Thursday night Allison Williams will star as Peter Pan in a new version of the classic on NBC TV, and it will probably spawn a lot of confusion on a lot of unsuspecting little boys.
In 1963, when I was 9 years old, I watched Peter Pan on TV for the first time on out brand new Philco black and white TV that perched by the window in our living room. We were living in the Lafayette Gardens housing projects on the seventh floor of one of seven new buildings that had opened the year before. My dad had a new steady job, the rent was low, and we had credit for the first time, and that meant new bunk beds for the kids, a bedroom set for my parents, and a big Philco TV for the living room.
We (the kids) were excited to see the Peter Pan special, and the night it played we stretched out on the floor in front of the TV on pillows ready for our very own trip to Neverland. We, my brother, sister, and I, watched enraptured at the big adventure, and I fell in love with Peter Pan.
Peter had great legs and a beautiful face. I felt stirrings I’d never really felt before watching Peter fly across the screen and sing and dance with the rest of the cast.
The memory and feelings persisted long after the show was over, and I started to wonder.
Of course, being a good Catholic boy at the time I immediately was racked with feelings of guilt and shame for lusting after a boy. I prayed and worked hard to wipe the image of those great legs and pretty face from my sexually active brain.
In time, other TV images such as Julie Newmar as Rhoda the robot replace Peter as an object of lust, and I forgot about Peter, until reading the TV guide one day when I was 12 or so I discovered that Peter Pan was a woman called Mary Martin.
My dad had a record collection of cast albums of famous Broadway shows and there was one called South Pacific that my dad listened to relentlessly and I realized the name Mary Martin was familiar because I’d seen it on the album cover. I went to my dad’s stack of records and found South Pacific, and there she was, Peter Pan! What a relief, Peter Pan was a girl! I was normal; it was OK to lust after Mary Martin, because Mary Martin was a female.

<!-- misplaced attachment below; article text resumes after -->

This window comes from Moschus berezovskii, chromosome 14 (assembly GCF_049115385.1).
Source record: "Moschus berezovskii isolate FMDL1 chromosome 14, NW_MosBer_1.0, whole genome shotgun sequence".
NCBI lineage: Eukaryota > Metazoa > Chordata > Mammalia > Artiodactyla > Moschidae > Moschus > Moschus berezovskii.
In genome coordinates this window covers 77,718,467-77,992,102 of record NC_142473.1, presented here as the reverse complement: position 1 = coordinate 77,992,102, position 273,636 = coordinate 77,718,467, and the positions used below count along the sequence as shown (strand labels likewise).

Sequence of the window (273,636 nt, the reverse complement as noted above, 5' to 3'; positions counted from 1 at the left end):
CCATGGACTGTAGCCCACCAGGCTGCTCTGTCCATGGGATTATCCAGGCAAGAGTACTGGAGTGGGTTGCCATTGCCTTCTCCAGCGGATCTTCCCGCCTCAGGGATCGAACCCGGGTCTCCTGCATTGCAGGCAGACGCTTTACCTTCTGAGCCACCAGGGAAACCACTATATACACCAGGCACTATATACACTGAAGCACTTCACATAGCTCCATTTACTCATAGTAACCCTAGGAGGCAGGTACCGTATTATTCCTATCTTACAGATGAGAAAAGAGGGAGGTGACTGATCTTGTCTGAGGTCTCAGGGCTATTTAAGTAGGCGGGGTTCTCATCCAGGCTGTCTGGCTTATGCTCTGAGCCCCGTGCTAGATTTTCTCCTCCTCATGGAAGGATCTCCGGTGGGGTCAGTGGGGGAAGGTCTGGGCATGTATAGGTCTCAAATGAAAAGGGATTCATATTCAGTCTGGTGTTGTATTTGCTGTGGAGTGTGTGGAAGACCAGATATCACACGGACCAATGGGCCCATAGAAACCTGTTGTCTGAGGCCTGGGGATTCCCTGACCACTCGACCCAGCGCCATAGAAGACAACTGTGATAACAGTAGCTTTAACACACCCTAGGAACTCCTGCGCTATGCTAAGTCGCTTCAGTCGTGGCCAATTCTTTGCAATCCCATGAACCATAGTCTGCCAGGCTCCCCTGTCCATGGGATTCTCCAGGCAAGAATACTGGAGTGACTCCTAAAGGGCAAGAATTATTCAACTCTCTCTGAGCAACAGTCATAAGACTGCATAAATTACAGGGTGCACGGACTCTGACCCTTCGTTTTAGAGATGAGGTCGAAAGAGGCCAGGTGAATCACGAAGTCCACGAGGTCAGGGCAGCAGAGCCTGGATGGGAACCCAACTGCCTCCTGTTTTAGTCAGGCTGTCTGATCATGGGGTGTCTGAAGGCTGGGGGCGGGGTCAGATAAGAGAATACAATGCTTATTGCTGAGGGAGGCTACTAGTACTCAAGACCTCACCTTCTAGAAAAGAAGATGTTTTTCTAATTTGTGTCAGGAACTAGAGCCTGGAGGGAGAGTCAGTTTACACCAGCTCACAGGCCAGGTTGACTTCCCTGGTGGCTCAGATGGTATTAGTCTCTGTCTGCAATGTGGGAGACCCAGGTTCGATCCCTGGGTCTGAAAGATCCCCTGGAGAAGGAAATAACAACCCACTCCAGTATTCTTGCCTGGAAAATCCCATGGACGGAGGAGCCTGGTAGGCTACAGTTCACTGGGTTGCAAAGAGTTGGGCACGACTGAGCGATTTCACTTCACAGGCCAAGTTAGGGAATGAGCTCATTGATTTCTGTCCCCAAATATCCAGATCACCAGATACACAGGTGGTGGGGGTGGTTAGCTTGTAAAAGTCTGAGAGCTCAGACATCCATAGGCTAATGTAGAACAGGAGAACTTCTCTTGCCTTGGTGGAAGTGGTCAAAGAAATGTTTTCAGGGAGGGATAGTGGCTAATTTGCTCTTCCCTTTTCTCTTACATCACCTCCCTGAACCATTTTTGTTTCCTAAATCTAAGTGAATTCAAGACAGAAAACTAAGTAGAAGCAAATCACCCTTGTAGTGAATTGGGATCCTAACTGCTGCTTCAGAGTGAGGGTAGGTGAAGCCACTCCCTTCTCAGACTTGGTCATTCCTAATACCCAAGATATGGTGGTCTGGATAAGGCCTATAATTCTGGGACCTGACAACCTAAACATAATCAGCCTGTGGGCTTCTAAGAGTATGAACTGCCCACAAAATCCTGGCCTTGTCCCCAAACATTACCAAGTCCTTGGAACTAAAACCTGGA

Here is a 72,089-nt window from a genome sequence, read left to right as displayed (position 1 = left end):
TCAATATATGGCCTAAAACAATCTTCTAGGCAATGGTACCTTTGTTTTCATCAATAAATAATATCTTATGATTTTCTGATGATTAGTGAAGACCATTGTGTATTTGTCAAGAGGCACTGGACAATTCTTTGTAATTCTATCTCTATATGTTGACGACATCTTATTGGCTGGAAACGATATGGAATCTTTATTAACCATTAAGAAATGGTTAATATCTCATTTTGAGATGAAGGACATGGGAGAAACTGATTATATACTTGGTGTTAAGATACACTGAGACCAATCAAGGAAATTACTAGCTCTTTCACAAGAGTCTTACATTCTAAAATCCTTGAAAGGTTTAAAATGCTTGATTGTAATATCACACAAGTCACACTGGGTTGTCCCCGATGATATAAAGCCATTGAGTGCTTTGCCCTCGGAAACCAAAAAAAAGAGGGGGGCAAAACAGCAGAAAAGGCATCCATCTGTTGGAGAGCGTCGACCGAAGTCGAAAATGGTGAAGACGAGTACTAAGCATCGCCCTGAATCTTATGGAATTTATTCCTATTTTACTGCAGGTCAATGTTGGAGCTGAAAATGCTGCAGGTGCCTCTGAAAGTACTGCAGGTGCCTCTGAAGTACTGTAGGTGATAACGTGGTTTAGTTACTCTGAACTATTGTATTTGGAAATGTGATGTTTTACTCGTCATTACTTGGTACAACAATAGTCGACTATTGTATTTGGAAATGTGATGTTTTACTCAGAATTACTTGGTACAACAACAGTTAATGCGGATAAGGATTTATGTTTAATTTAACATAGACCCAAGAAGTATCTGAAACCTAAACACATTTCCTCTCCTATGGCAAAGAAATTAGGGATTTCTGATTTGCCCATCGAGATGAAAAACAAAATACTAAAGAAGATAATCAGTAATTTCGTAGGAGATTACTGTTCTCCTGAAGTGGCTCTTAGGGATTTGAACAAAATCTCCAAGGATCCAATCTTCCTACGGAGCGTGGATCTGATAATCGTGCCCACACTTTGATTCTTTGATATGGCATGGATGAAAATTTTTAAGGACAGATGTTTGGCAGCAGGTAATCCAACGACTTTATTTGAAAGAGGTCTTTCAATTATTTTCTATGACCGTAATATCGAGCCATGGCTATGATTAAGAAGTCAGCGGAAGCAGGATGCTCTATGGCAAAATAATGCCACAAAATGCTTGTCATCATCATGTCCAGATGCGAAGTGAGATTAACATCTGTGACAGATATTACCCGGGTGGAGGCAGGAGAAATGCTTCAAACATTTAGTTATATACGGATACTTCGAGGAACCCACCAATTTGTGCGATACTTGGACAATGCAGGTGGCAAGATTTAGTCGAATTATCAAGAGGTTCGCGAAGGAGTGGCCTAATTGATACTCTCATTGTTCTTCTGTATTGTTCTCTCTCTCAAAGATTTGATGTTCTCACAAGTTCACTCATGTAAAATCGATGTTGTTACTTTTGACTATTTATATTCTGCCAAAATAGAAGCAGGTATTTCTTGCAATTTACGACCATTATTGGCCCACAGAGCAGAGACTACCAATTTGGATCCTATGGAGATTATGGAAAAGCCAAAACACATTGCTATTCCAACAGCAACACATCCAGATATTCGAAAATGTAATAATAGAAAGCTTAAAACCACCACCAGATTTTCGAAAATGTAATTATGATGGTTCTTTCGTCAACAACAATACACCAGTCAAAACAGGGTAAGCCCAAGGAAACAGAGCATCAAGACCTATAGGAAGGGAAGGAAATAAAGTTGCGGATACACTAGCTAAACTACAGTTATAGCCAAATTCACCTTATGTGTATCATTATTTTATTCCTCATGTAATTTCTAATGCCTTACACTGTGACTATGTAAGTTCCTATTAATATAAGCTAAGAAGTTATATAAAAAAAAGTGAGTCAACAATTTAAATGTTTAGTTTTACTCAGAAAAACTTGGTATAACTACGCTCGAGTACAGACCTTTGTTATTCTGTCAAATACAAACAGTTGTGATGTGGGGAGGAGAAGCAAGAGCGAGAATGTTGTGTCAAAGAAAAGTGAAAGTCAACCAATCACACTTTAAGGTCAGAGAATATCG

Actually, it was probably not OK, lust is a sin and you’re not supposed to lust, but lusting after a girl was normal and lusting after a boy was not, some priest imparted that bit of wisdom on me at some point or the other.
In that production, Cyril Ritchard played Captain Hook, and the thing that struck me about him was that he was very effeminate. Of course later I found out he was married, but that doesn’t mean he wasn’t homosexual. As a matter of fact he was referred to as “queer as a coot” by none other than Noel Coward. I’m not gonna touch that one.
The new Captain Hook is Christopher Walken, and I love Christopher Walken. I might watch this production just to see him; Allison Williams is not exactly my cup of tea. I’ve seen enough of her on “Girls.”
My favorite Christopher Walken performance beside his very short turn In Pulp Fiction (five long years he wore this watch up his ass) is the one he did for Fatboy Slim in “Weapon Of Choice.” Here’s the video:
So if you have kids, especially boys who are going to be watching Peter Pan Thursday night, make sure tell them that Peter Pan is a girl, and that it’s all right to have the hots for her, even if your kid is a girl. After all, it is a new day, and we’ve come a long way from 1963, haven’t we?